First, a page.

I'd do a half-hour variety show before the bingo started, performing the conjuring tricks that I'd spent my adolescence perfecting in front of Sunday-school parties. It was like a little, one-man Sunday Night at the London Palladium. The bingo players weren't a sophisticated audience, but I loved them for that. A normal adult theatre audience can be such a boring animal. People don't shout rubbish any more, they no longer throw oranges. The bingo players, however, were very straightforward. Some of them hated my warm-up. They'd loiter in the bar, refusing to come in before the bingo started. But the others - the ones who did sit through my act - entered so readily into the spirit of things.
Bognor taught me a lot about doing variety, and variety - with its emphasis on communicating directly with a potentially restive audience - has, I suspect, taught me a lot about writing and performing for children. My father, who organised concert parties during the war, was far more likely to take me to a variety show in Kingston than to the West End. When I first stepped on stage, aged 11, it was to play the ukulele with a group of dancing girls. So there has always been a side of me rooted in light entertainment. If I'm casting a children's production, I'll still look for actors who, without sending a play up, possess a little bit of music- hall bravado.
That said, variety can be a mixed blessing. At university, I went to see a pantomime at what's now the Oxford Apollo. The problem with pantos in those days was that they were just variety shows - had been since the earliest days of panto at Drury Lane. The narrative was used only as a linking device. The matinee I saw was no exception. Once the story had been perfunctorily disposed of, the star comedian (who will remain nameless) launched into his obligatory 30-minute closing spot, cracking a slightly off-colour joke. It passed the children by, but a few adults cackled, at which point the star walked to the footlights, smiled and said: "Let's get the kids out of here, then we can really get started." It was as if I'd received an electric shock. I spent the rest of the show feeling something was deeply wrong. Surely, I thought, children deserved better than this? When, in 1967, I was first asked to write a play specially for children, the memory of that afternoon came back to haunt me, as it does today.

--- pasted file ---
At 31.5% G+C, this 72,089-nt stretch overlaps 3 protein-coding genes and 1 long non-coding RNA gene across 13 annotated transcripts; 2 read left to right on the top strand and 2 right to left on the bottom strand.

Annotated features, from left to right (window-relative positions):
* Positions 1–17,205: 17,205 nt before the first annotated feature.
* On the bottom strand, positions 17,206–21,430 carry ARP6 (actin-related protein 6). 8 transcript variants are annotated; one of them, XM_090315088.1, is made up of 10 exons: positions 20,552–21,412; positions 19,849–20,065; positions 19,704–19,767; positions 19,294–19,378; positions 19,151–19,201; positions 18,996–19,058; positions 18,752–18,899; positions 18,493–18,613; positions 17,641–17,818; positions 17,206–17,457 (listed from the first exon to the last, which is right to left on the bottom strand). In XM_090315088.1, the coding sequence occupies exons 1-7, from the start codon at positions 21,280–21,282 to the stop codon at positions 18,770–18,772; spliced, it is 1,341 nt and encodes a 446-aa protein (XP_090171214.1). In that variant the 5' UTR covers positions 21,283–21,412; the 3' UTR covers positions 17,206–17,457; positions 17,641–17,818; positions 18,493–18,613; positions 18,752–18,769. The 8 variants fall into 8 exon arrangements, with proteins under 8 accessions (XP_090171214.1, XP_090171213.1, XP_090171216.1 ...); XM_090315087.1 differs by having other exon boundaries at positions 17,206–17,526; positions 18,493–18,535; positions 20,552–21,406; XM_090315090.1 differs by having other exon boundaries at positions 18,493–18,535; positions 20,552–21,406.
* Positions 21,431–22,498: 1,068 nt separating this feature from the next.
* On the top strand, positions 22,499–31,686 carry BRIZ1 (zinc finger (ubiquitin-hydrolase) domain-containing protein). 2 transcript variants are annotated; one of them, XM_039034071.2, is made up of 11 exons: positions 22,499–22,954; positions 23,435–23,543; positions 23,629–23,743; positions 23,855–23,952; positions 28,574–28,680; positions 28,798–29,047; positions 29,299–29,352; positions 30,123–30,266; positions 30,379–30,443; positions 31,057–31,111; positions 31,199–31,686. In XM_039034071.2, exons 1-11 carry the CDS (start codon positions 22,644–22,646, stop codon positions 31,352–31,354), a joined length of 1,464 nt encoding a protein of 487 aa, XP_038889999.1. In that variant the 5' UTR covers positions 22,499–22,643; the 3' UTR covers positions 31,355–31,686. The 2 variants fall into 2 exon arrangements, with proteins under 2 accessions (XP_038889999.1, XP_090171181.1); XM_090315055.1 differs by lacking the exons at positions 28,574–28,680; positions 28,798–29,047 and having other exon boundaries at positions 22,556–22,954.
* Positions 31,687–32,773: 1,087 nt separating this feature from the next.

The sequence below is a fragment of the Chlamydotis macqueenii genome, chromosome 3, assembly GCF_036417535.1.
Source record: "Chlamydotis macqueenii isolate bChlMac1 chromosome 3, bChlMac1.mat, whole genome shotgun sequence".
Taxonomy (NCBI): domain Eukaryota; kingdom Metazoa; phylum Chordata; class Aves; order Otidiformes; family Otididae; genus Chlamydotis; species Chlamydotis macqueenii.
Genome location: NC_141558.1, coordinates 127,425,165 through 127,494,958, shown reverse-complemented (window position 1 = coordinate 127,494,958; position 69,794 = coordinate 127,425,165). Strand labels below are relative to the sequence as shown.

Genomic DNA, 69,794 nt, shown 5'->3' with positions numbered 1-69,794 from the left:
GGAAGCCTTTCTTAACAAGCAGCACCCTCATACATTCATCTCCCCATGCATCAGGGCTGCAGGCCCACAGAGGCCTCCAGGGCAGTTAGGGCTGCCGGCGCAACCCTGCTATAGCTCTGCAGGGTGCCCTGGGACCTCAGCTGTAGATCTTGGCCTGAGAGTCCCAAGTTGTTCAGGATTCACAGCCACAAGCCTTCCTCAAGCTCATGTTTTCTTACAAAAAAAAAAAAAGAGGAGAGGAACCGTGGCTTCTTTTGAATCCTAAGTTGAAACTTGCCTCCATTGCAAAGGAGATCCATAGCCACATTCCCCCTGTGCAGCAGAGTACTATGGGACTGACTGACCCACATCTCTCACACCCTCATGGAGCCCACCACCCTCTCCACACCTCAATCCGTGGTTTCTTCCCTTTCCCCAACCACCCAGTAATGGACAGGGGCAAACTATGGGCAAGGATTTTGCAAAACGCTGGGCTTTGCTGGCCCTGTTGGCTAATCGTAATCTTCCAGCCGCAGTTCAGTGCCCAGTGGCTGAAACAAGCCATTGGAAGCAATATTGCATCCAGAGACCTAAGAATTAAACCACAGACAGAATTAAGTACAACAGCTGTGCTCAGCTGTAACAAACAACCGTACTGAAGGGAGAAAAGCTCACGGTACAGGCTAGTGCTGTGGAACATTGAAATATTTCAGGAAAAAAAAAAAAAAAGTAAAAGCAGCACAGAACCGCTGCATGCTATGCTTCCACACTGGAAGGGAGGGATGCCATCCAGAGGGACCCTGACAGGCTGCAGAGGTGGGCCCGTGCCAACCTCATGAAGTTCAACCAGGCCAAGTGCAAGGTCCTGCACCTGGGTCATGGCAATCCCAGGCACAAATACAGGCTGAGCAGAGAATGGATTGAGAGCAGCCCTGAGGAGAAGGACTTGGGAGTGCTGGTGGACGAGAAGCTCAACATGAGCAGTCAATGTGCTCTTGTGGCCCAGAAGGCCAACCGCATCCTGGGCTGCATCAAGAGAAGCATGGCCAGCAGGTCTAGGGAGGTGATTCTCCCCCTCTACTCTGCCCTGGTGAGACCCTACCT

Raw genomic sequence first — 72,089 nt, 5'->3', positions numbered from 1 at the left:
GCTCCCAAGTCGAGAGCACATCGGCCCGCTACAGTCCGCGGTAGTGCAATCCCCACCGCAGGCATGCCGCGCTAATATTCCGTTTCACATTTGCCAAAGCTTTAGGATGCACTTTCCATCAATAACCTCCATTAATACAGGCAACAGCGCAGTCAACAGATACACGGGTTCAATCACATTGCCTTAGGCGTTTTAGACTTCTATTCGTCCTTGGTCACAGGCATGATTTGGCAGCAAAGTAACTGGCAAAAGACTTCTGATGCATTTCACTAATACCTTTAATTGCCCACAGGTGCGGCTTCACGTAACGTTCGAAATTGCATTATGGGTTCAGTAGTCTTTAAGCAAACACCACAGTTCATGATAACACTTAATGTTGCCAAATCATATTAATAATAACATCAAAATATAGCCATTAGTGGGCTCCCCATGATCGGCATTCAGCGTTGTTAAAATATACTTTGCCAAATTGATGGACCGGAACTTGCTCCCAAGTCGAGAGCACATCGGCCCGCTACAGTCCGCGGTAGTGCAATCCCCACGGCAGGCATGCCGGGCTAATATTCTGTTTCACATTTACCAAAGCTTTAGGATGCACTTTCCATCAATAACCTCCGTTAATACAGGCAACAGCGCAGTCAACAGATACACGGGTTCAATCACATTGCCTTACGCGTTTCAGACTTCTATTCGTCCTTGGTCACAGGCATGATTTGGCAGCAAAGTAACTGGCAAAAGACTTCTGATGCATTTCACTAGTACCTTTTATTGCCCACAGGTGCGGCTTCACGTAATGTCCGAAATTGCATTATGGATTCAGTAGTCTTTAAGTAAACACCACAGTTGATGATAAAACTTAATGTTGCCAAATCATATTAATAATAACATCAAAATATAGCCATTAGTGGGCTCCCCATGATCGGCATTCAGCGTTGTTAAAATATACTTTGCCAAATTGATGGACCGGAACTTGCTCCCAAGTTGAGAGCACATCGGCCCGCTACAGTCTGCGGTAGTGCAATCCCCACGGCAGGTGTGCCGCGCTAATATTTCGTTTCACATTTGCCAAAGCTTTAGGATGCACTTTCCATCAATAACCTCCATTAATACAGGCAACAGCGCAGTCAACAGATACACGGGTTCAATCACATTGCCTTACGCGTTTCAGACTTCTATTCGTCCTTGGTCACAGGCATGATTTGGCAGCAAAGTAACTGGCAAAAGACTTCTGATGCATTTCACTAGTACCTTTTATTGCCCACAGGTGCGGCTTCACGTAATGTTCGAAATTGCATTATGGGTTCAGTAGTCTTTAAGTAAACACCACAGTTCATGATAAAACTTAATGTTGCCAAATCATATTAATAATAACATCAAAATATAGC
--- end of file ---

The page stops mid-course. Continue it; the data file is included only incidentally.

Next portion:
n David Wood's latest play, `More Adventures of Noddy', is at the Marlowe Theatre, Canterbury (01227 787787) to 16 March, and then on tour; it is suitable for three- to eight-year-olds. His stage adaptation of Roald Dahl's `The Witches' will be revived this autumn
Interview by Adrian TurpinReuse content